LIFE 01!' G4BlB4LDI,
having repulsed the enemy, he penetrated into Lombardy, and established
himself at V arese. Attacked there by Field-Marshal Urban, with 8,000
infantry, 200 horse, and four guns, he sustained, though himself without
guns, an obstinate contest, which resulted in his favour.
":By other secondary engagements, he laid open ihe road to Como; there
he again repulsed the Austrians, and seized the magazines and baggage.
Their brave deeds redound to the credit of the young Volunteers, who,
organised bytheir bravo chief at a moment when the enemy had already
c ollectod numerous battalions on our frontiers, yet fought like old soldiers.
They have deserved well of their country. His Majesty, desirous of con
v eying to them his entire satisfaction, has ordered the names of the brave
Chasseurs who have most distinguished themselves to be made known to
the whole army, as well as the rewards he grants them by the present
order of the day.
"The medal of gold for military bravery to Guiseppe Garibaldi, General
of the Chasseurs of the Alps; the officers' cross of the military order of
Savoy to Medici, lieutenant-colonel ; cross of a chevalier of the same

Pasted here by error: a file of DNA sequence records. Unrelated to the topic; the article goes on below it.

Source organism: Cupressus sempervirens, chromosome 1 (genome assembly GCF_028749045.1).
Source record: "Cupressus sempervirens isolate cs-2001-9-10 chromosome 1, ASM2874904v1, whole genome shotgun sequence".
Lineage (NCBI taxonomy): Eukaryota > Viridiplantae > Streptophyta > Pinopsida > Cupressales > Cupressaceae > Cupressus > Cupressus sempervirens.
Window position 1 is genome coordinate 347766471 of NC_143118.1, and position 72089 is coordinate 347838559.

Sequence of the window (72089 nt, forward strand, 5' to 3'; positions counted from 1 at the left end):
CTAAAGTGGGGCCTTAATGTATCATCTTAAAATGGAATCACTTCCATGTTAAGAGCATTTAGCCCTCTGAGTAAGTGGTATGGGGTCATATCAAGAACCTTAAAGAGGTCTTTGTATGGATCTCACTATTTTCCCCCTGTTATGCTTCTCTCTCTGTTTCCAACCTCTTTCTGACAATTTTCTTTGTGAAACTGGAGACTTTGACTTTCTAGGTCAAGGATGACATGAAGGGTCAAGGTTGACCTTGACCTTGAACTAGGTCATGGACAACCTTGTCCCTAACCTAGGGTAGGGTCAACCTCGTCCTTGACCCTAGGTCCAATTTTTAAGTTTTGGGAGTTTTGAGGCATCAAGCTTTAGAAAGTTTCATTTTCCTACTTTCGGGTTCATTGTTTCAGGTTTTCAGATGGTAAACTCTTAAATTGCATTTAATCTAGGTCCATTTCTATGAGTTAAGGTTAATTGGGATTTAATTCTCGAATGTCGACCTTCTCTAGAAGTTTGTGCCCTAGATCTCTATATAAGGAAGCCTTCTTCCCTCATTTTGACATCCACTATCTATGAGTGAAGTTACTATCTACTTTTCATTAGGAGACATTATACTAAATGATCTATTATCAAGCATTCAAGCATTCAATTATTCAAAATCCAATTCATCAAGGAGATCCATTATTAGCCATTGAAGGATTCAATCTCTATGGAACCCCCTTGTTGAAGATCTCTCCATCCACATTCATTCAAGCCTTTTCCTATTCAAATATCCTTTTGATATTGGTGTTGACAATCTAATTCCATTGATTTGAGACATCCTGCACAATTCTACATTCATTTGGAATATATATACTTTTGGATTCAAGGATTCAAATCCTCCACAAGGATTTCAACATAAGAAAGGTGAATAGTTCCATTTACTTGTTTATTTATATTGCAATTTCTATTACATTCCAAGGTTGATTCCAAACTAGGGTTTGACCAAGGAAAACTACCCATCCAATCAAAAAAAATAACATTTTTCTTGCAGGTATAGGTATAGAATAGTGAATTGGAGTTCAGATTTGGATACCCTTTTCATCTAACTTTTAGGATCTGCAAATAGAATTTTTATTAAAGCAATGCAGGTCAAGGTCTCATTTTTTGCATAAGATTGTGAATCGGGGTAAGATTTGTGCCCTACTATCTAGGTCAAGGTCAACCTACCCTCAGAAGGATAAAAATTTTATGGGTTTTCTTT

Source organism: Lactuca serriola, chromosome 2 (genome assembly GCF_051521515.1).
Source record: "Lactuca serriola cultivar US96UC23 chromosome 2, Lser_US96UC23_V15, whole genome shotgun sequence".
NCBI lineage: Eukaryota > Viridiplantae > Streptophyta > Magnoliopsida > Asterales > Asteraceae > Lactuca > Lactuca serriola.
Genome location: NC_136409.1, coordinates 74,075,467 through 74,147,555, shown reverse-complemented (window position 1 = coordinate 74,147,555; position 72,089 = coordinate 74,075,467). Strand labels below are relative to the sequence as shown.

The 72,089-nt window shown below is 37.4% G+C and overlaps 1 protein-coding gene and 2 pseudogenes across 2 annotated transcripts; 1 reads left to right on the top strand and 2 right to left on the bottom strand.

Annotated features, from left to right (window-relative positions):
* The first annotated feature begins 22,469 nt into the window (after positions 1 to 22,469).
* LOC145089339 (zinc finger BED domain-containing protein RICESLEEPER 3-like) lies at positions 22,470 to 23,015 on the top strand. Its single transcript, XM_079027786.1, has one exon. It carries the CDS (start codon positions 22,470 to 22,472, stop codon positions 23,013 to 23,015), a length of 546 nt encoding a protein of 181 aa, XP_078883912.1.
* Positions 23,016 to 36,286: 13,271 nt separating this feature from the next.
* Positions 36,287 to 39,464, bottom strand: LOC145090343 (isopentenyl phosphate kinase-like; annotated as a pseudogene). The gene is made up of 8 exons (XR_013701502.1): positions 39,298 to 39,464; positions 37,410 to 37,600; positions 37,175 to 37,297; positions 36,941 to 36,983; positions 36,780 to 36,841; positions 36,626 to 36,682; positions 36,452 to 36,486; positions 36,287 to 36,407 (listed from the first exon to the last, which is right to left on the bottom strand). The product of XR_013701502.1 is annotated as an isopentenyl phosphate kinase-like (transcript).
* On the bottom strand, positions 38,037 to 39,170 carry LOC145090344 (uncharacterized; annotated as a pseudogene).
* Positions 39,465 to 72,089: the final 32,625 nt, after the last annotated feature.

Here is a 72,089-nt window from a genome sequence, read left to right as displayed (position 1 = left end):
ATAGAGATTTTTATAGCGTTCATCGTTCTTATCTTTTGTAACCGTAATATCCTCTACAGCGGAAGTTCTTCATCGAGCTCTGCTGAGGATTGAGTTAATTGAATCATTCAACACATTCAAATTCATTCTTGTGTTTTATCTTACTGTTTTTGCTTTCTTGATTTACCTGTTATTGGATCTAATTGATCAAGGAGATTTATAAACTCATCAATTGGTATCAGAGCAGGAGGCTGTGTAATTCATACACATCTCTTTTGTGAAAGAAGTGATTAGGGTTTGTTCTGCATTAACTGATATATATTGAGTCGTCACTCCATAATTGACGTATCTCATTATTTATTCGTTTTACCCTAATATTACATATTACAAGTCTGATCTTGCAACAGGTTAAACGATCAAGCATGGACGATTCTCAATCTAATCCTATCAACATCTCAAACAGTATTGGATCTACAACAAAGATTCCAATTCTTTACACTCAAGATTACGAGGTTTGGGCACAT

order i;o Succhi, major ; t.he silver medal for military bravery to Cenni,
Pugg i , and Cristoforis, captains; Prebustini, lieutenant; Pedotti and
Guerzoni, sub-lieutenants ; Vegevano, Chasseur; honourable mention,
Cosem:, lieutenant-colonel of the Chasseurs of the Alps, and twenty-two
captains, lieutenants, sub-lieutenants, sergeants and privates.
" By Order of His Majesty.
"DE L LA RoccA, Lieutenant. General of tke Staff."
A fr·esh success of Garibaldi's was just announced when a proclamation
of the Emperor of the French raised the joy of the Italians to the highest
pitch, for they saw themselves on the point of being freed for ever from
tria, and the small princes and vassals. On the morning of June 8,
Garibnldi occupied Bergamo, which town the Austrians had quitted during
th e previous night. On the !lth h e arrived, incognito, at Milan, had a
sec ret interview with the king, and started again immediately for his
head quarters. No one knew the purport of his visit, and it still remains
a secret. llaving received information that a corps of 1,500 Austrians
was from Brescia, the general of the Volunteers sent a small
deta c hment to meet them, which, though greatly inferior in numbers, dis
l o dged them, and compelled them to retreat.
On June 15, Garibalqi advanced on Lonato, and his officers organised
fi ve Cl)rps in the V altelline, to the great t error of the Austrians, who